Åslög Dahl, Researcher
My research is mainly related to aerobiology. I focus on airborne pollen and the ecology of plants that produce them, i.e., the effect of climate on phenology and reproductive effort, and also on meteorology, pollen release and transport. As a spin-off, I work with meteorological effects on apple production. In cooperation with allergists, I am involved in studies of the impact of allergenic pollen on symptoms and life quality, and the additive effects of allergenic pollen and air pollution. I am responsible for scientific development in (and one of the founders of) the university-derived company Botaniska Analysgruppen i Göteborg AB, that provide services regarding fungi in damp buildings and as plant pathogens. Thus, fungi as bioaerosols and as causes of health problems are also items for my attention, in order to be able to respond to the frequent requests I get from stakeholders for information concerning these matters .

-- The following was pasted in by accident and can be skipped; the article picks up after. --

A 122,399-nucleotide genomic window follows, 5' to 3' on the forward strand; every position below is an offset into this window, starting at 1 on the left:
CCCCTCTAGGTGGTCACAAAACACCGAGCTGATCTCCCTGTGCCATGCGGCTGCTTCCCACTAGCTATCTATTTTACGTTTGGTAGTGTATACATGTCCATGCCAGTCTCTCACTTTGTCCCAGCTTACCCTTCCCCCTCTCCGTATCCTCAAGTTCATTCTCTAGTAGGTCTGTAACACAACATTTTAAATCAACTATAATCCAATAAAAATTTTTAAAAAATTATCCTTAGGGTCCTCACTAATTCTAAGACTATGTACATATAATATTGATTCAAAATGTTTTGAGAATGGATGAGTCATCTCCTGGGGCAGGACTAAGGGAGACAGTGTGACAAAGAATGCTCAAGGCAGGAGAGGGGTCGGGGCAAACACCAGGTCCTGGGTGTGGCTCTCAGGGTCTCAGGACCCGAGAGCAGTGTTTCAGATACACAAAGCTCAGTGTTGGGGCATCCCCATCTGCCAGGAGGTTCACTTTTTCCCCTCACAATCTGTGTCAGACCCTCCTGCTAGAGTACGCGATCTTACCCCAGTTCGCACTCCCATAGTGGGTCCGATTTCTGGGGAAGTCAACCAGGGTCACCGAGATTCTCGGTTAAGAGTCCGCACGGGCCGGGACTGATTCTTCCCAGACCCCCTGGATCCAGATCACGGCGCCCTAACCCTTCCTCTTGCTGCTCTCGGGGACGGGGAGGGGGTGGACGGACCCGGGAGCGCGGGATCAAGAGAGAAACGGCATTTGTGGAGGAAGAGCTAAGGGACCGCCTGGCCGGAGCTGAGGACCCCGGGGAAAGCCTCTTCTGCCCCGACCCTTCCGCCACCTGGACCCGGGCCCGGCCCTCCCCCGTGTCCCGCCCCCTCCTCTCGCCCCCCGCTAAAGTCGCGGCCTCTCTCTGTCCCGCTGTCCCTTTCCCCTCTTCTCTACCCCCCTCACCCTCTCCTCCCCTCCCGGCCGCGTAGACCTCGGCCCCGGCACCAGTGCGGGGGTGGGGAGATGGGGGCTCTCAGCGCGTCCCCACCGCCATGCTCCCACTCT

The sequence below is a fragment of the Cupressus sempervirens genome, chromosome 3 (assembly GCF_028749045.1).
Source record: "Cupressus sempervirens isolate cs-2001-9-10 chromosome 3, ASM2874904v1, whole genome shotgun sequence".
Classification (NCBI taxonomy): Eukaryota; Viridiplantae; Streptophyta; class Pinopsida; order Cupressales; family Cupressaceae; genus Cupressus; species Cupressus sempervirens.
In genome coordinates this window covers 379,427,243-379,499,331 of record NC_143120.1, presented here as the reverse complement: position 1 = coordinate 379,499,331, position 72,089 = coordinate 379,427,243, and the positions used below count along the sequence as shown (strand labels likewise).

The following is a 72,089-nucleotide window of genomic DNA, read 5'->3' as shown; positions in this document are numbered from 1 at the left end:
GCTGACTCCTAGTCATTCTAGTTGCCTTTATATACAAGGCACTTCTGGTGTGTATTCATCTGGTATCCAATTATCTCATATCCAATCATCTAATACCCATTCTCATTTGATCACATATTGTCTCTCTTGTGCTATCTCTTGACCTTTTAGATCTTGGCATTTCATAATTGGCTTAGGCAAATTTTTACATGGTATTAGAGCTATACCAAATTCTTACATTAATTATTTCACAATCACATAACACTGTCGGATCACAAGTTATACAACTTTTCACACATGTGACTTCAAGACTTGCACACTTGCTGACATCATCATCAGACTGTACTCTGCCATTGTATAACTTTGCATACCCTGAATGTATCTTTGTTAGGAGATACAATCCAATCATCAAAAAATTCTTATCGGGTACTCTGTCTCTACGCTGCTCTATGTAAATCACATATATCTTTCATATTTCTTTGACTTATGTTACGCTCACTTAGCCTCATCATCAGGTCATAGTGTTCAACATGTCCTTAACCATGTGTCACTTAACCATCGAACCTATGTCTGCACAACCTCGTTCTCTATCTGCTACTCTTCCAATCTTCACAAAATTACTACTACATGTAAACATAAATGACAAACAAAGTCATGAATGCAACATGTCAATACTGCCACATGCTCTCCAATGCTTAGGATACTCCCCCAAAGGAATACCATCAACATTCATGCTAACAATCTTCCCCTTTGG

I am responsible for the GU Pollen Laboratory, where airborne pollen is monitored since 1975. We forecast their occurrence and deliver them to the public, media and health care. Our pollen data are also used in clinical trials. As an ancillary service, we analyse pollen in honey and educate bee-keepers. I am the coordinator of the research programme Aerobiology within Gothenburg Atmospheric Centre (GAC), and I am member of the coordination group for the Swedish National Phenology Network (SWE-NPN). I am co-author of a couple of books, former member of COST Action groups on phenology (COST725) and allergenic pollen (COSTE0603), and presently member of COST Action SMARTER, acting on the control of the invasive and allergenic ragweed (Artemisia artemisiifolia).